TORONTO — The Tampa Bay Rays will host the Texas Rangers on June 28 in the opener of a three-game series at Tropicana Field. Assuming the current managers of those clubs are still in place, that contest will carry significance in Toronto Blue Jays lore.
Rays skipper Kevin Cash will face off against Rangers’ first-year manager Chris Woodward — both former players on the 2003 Blue Jays, a team that, according to some alumni, possessed more than its share of impressive intellect.
“That was one of the smartest teams I’ve been on,” says former second baseman Orlando Hudson in a recent interview during Blue Jays Winter Fest.
“There were a lot of smart baseball guys that came from that team,” adds Frank Catalanotto. His quote can almost be viewed as an understatement. That ’03 club, which finished third in the AL East with an 86-76 record, boasted a roster brimming with future managers and coaches.
Cash and Woodward hold the highest-profile positions now, followed by current Blue Jays pitching coach Pete Walker, Diamondbacks assistant hitting coach Eric Hinske and Howie Clark, an assistant hitting coach in Baltimore.
Ken Huckaby is a catching coordinator in the Blue Jays system, Mark Hendrickson a pitching coach for the Orioles’ class-A short season affiliate, while Dave Berg is now manager of the Mariners’ class-A team, following two seasons as a triple-A hitting coach in that organization and six campaigns as minor-league manager with the Marlins.
Not to be forgotten is Mike Bordick, who’s entering his eighth season as broadcaster with the Orioles.
“Bordick was definitely a guy who loved having a beer and just talking baseball,” says Catalanotto. “We even did it on the plane rides. He was older than me and an old-school guy who kept that tradition going, whereas the newer players weren’t doing it as much — once the game was over, they were out of [the clubhouse].”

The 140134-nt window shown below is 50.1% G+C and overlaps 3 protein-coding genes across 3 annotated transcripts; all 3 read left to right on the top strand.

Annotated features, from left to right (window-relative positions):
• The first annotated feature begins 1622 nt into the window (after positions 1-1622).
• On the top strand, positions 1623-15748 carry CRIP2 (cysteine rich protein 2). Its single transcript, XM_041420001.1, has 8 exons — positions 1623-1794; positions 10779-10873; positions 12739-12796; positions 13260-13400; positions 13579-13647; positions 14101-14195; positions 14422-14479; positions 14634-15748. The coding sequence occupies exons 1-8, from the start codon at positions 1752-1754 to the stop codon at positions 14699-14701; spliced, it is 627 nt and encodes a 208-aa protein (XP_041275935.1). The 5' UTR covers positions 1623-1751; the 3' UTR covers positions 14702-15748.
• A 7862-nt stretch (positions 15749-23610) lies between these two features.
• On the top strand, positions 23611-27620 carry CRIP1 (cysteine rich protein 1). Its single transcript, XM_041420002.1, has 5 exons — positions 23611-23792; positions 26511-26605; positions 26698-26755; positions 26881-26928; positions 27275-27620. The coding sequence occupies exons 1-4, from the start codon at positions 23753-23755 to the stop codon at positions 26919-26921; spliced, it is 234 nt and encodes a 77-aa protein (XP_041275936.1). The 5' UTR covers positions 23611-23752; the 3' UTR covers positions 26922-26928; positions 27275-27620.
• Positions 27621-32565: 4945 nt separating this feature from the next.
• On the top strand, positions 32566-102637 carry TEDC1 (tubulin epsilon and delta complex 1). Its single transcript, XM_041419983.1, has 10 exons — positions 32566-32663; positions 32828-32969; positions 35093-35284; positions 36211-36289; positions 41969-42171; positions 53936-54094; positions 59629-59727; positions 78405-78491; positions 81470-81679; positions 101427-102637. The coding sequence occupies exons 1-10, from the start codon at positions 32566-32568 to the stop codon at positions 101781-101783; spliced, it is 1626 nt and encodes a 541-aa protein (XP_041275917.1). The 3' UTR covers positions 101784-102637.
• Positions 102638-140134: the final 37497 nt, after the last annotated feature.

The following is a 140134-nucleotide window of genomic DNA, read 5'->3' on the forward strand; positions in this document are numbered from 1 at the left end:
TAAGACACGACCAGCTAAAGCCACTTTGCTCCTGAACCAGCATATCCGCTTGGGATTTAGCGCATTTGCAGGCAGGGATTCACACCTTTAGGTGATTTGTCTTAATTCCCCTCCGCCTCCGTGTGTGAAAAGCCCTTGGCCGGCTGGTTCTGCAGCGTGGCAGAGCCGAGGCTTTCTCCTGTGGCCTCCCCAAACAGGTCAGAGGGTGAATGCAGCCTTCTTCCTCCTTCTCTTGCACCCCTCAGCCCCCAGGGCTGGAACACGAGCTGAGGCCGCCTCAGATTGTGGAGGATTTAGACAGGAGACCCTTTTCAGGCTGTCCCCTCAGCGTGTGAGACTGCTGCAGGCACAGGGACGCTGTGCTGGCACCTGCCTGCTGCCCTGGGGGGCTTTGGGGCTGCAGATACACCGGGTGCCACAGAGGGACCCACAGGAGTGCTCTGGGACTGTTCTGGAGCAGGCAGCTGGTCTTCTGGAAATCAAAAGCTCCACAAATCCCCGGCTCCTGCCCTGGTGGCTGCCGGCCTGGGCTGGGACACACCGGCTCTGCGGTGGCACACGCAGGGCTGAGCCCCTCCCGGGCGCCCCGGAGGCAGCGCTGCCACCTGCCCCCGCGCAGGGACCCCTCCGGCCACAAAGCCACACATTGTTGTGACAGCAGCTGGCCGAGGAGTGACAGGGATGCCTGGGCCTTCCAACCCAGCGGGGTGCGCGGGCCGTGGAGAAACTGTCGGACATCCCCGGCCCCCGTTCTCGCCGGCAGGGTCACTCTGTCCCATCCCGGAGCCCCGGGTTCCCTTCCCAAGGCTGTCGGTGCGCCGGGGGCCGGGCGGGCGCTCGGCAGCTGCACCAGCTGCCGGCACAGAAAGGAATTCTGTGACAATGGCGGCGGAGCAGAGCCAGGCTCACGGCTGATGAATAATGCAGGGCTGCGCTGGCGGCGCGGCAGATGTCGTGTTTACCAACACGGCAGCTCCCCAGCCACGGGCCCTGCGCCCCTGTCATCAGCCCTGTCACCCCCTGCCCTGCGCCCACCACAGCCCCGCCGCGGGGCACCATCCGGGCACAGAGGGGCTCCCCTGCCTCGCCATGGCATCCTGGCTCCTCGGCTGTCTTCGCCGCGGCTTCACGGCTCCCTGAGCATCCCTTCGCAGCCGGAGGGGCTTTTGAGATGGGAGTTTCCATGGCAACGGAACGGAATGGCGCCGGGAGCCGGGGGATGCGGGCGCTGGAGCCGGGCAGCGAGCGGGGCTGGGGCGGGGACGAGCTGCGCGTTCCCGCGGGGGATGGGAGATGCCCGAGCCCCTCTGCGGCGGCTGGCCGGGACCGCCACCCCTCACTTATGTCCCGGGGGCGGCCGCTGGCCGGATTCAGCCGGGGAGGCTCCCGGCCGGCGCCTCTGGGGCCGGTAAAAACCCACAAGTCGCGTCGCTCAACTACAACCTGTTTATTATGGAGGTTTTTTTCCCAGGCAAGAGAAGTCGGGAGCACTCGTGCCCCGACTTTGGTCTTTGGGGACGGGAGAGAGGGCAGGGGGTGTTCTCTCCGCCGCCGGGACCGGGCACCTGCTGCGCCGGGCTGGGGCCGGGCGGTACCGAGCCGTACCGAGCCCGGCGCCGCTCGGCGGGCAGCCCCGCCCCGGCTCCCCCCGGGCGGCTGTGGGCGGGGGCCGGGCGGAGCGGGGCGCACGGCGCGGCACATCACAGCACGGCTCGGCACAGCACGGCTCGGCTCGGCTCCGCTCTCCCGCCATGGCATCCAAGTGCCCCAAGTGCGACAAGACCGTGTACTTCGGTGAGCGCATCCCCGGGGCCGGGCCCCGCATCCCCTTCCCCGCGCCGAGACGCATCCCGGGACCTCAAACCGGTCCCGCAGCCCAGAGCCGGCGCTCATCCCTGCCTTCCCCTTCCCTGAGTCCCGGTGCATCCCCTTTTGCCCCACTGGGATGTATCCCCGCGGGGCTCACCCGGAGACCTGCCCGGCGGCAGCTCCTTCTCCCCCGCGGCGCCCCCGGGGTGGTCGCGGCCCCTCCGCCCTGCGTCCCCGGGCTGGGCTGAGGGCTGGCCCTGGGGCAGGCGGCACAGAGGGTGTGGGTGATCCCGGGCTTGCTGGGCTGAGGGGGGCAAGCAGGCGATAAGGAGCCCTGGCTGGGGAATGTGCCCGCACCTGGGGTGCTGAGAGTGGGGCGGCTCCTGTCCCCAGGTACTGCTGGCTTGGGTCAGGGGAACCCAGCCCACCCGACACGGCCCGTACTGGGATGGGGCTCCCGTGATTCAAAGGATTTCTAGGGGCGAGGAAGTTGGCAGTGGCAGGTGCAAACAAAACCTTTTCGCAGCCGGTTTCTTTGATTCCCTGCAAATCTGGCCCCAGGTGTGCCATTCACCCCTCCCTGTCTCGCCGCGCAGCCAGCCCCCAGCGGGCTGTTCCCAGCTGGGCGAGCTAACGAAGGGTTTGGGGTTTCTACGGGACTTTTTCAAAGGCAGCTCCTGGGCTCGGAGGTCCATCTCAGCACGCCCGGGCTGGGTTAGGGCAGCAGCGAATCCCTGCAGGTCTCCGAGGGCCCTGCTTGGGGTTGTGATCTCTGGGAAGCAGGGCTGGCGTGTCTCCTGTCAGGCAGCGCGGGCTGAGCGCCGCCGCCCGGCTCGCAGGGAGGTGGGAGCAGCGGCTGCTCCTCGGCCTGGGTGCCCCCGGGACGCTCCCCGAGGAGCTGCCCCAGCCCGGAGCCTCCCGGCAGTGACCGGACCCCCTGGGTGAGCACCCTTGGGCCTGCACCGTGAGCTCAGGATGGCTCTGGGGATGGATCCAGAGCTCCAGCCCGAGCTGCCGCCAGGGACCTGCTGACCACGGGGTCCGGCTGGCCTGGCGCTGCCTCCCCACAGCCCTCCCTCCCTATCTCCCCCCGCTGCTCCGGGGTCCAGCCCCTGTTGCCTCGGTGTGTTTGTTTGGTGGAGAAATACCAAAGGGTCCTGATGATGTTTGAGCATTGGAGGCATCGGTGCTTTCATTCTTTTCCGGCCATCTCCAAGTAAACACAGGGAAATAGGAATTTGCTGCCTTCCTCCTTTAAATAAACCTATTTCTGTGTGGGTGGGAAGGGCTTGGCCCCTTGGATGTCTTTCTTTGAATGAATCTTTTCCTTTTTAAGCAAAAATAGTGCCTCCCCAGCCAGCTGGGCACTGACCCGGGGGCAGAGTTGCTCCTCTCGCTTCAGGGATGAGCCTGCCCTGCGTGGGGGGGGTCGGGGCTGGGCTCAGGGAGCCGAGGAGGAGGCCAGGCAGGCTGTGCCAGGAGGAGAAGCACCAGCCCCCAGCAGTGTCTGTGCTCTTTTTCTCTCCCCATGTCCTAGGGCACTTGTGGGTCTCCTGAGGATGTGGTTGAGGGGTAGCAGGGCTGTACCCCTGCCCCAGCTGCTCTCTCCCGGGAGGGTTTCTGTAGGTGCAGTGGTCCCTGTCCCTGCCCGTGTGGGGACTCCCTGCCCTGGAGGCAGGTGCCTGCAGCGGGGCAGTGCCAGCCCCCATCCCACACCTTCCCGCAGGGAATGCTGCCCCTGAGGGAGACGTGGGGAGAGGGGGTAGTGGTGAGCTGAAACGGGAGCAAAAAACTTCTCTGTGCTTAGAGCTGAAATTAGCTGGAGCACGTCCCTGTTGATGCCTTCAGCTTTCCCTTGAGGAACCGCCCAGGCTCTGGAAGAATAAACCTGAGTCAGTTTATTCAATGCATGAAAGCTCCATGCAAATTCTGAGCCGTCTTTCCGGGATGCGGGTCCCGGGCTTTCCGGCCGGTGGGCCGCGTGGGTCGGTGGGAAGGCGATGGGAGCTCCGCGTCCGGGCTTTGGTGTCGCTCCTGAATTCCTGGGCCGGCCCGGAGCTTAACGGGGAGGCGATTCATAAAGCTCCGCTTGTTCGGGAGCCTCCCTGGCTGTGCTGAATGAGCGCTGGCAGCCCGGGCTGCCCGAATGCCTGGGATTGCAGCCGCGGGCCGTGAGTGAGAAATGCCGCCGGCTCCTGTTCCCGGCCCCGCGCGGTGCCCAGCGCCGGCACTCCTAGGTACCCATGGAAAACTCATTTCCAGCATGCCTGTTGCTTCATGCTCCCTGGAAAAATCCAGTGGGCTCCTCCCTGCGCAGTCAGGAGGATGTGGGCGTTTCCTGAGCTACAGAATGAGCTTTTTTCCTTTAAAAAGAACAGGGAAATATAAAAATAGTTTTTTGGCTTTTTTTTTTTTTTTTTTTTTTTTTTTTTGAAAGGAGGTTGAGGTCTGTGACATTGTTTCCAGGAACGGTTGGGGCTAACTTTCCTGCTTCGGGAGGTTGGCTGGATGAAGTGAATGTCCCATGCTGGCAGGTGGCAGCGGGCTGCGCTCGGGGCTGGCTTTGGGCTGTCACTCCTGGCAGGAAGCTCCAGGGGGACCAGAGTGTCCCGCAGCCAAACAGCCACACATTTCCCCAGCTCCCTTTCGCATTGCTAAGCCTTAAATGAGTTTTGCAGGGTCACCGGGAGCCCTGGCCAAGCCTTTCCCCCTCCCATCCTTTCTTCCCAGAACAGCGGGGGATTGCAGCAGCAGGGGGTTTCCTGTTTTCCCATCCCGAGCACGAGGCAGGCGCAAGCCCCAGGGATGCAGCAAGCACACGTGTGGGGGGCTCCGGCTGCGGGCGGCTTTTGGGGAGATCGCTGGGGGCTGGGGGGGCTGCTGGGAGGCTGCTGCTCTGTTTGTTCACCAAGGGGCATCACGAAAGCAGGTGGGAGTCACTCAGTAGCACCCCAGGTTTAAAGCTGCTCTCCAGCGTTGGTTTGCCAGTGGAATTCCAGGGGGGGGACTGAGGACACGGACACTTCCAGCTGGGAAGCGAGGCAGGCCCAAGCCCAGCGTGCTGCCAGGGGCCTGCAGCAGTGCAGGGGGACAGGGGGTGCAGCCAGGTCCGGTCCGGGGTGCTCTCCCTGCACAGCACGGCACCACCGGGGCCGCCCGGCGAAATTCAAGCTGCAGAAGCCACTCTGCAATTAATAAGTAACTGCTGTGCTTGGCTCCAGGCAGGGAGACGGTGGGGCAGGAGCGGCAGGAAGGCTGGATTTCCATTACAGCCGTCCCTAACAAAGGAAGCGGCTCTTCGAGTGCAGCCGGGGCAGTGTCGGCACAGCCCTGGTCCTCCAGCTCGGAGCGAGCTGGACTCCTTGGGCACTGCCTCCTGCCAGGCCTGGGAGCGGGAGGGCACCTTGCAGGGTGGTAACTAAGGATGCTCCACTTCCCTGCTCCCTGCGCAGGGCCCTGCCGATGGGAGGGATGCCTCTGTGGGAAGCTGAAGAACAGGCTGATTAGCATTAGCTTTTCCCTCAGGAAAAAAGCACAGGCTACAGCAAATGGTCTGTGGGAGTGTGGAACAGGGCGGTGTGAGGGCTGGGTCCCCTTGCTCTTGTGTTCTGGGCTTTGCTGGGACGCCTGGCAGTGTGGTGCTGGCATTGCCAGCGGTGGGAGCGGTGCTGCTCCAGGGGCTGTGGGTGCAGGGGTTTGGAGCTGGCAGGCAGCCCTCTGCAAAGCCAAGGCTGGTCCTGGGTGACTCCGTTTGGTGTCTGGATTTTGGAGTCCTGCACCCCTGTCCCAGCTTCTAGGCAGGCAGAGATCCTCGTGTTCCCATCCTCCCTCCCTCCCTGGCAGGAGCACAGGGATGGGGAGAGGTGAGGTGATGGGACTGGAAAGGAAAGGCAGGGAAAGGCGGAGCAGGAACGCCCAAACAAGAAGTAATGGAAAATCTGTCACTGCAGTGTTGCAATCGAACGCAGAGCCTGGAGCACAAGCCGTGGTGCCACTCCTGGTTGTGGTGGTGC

Catalanotto, an outfielder and designated hitter for the Blue Jays from 2003-06, says his first season with the franchise was unique, simply because of the devotion to baseball that players demonstrated on a daily basis. He recalls a large group of players congregating in the dining area or in a corner of the clubhouse both before and after games.
“On other teams, that wasn’t done as much,” says Catalanotto.
Oftentimes, third-base coach/infield instructor Brian Butterfield and hitting coach Mike Barnett would even join in. And the conversations would naturally flow to the dugout, where Vernon Wells and Carlos Delgado were among Blue Jays keenly watching every move of the opposing pitcher. A plethora of teammates was constantly trying to pick up tendencies and observe any hints that could tip off pitches — a flare of the glove or a hurler coming set lower than usual.
“I really appreciated the fact that everyone was trying to get that edge and we all had a like mind trying to figure out what we can do better, or what that pitcher was doing to help us win the game,” says Catalanotto. “I played in the league for 14 years and there were some teams where I would go up to a guy and say, ‘Hey, when the pitcher does this, he’s throwing a changeup.’ And they’d go, ‘No, no, no, I don’t want to know.’
“‘What do you mean you don’t want to know?’” Catalanotto remembers asking, only to get the response, “‘Well, that’s going to screw me up.’”
He says that particular Blue Jays roster featured a “perfect mix” of personnel who craved information and constantly sought improvement, also noting that Butterfield’s presence was instrumental in showing players the impact a strong coach could have.
Woodward — a utility infielder over 12 MLB seasons, including seven in Toronto — was that type of guide over the past three years with the analytically savvy Dodgers, coaching third, working with infielders and directing defensive shifts.
Hudson was Woodward’s double-play partner for the majority of the ’03 season and remembers how he played the role of field general, relaying to outfielders where they should be positioned for each hitter.
“He was talking all the time,” says Hudson. “Now, we have charts to move outfielders. Back then, the shortstop and second baseman would communicate to the field and run the whole program. Woody was a great communicator.”
Hudson, now a minor-league player development assistant with the Dbacks, had the chance to catch up with Woodward on a few occasions last season when the Dodgers visited Chase Field in Arizona. He’ll be watching with intent this summer, when his former teammates meet for the first time as managers.
Hudson is hoping the conversations in both dugouts harken back to his time on the ’03 Blue Jays, too.
“We had great conversations about baseball. Back then, it was serious. We didn’t have all the media we do now. We did everything by eye and by feel and touch. We went off our own minds and whatever we saw and felt, we would relay that information to our teammates.”